And speaking of going from the sublime to the ridiculous…well, the quality doesn't drop off that steeply, but there is a sixth film, made much later, in Harrington's retirement, called Usher (2002, 43 min.) -- an adaptation of Edgar Allen Poe's The Fall of the House of Usher, a project with which Harrington had been obsessed since high school -- that, with its modern-day sync sound and production values, breaks the spell that might've been cast with its sometimes resonantly lurid imagery, had it been made in the same way the '40s and '50s work was (it bears one parallel with Fragment of Seeking that I won't spoil expect to intrigue you by saying it doubles as a wicked camp homage to What Ever Happened to Baby Jane?). Audible dialogue and its effect on how performances come across is no progression or improvement in this context; it's an impediment. Harrington and the other lead actor (as Usher and his interlocutor, respectively) seem stilted, clumsy in an unintentional way -- neither "realistic" acting or stylized, over-the-top performance -- that makes this entry, by far the longest on the disc's main program, drag and feel even longer. It's a safe guess that Usher was included for sentimental reasons (it was Harrington's last personal work, made after a return to self-financed projects after his decades of wandering in the deserts of TV and the Hollywood B, C, and D-lists), but I would've programmed more rigorously, relegating Usher to the supplements and including on the main program two bonus shorts buried there: Harrington's first, much more interesting Fall of the House of Usher adaptation, made on 8 mm in his family's garage when he was 14, and a public-service film made for the U.S. Information Agency, 1966's The Four Elements, a blatantly propagandistic gig into which he nevertheless miraculously snuck a hefty payload of visual splendor resulting from his artist's sensibility. Such a re-programming is easily done with the click of a button on your remote, of course, and I'd recommend it.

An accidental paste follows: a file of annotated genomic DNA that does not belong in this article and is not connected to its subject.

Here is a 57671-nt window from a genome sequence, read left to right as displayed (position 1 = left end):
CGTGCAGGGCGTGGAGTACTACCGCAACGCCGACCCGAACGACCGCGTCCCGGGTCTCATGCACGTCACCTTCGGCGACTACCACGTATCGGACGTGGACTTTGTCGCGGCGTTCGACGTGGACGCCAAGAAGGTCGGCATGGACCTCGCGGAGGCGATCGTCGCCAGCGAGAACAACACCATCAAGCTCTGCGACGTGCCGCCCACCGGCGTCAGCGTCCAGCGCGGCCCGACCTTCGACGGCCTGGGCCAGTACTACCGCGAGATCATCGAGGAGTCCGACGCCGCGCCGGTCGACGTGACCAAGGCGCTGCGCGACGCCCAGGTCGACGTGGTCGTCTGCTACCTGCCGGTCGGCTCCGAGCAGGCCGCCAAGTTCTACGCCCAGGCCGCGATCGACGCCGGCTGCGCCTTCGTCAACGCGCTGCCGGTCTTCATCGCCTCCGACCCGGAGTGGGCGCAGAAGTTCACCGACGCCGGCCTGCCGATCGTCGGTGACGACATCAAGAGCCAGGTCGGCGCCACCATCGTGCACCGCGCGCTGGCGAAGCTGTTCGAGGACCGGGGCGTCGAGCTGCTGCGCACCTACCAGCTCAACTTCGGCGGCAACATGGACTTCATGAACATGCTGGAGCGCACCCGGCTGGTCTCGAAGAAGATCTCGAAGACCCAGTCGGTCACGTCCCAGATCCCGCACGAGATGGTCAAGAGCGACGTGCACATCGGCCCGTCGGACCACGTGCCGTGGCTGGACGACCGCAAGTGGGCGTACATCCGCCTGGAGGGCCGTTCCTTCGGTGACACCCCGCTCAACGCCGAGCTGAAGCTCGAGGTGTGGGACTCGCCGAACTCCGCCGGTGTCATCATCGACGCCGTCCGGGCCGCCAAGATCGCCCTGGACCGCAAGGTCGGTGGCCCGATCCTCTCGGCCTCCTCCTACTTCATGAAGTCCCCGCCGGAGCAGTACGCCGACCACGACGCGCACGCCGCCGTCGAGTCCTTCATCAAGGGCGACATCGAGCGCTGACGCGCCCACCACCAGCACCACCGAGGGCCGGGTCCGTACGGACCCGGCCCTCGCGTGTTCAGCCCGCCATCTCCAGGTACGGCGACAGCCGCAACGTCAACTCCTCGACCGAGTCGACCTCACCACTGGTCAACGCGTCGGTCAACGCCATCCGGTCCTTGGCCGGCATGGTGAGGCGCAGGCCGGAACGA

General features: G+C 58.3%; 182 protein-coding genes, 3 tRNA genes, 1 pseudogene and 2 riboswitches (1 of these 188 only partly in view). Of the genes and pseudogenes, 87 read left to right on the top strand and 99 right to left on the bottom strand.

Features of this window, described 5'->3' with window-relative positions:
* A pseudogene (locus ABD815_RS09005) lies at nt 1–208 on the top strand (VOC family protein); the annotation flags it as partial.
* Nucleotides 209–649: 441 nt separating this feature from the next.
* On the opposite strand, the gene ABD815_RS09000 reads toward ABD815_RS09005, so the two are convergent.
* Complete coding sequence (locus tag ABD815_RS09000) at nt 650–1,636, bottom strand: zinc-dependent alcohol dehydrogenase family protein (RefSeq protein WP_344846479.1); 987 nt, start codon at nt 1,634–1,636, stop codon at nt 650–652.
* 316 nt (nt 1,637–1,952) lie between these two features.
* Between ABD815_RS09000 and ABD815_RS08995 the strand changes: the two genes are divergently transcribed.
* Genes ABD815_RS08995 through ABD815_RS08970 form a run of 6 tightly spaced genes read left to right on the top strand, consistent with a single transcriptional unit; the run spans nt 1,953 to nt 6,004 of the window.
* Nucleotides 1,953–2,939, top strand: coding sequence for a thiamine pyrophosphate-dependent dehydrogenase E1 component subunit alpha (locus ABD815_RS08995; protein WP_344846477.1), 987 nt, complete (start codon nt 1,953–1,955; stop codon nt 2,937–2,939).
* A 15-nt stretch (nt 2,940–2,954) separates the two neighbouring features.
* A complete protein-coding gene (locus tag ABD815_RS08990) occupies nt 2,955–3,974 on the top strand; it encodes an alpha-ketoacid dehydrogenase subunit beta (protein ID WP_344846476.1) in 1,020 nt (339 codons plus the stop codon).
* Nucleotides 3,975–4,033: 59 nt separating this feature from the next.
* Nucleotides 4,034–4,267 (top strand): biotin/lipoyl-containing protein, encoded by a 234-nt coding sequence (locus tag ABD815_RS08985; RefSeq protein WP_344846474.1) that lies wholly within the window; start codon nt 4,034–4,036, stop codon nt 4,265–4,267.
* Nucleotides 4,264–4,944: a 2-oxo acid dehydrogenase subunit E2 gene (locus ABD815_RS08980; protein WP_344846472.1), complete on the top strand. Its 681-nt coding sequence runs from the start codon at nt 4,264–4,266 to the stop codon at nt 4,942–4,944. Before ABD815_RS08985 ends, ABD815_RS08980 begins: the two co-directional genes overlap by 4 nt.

That slight, ultimately insignificant misstep in presentation aside, though, The Curtis Harrington Collection is a remarkable cache of previously obscured cinematic treasure of a value -- not just in historical/preservational importance but in sheer, engrossing, revelatory watchability -- high enough that it seems amazing it hasn't yet been canonized in the annals of international art cinema the way Deren's, Genet's, Warhol's, Jack Smith's, Kenneth Anger's, Brakhage's, et. al's accomplishments have been. That will happen soon enough, though, once this new re-release does its work and lands in the eagerly outstretched hands of the curious or uninitiated who've thus far been denied the pleasure of these films. This disc is an item that anyone who's ever enjoyed and admired the storytelling cinema as experiment and/or dream (calling all fans of all the aforementioned artisans of short films, as well as narrative-feature dream-spinners from Val Lewton to Cocteau to Charles Laughton to David Lynch -- what serious cinephile hasn't been touched and affected by that rich tendency in the medium?) will be inherently eager to have in their collection.

*Thanks to conscientious reader Nate Bell for bringing to my attention the fact that the subject of The Wormwood Star is not a single painting, as I had originally stated, but rather a series of works by Cameron.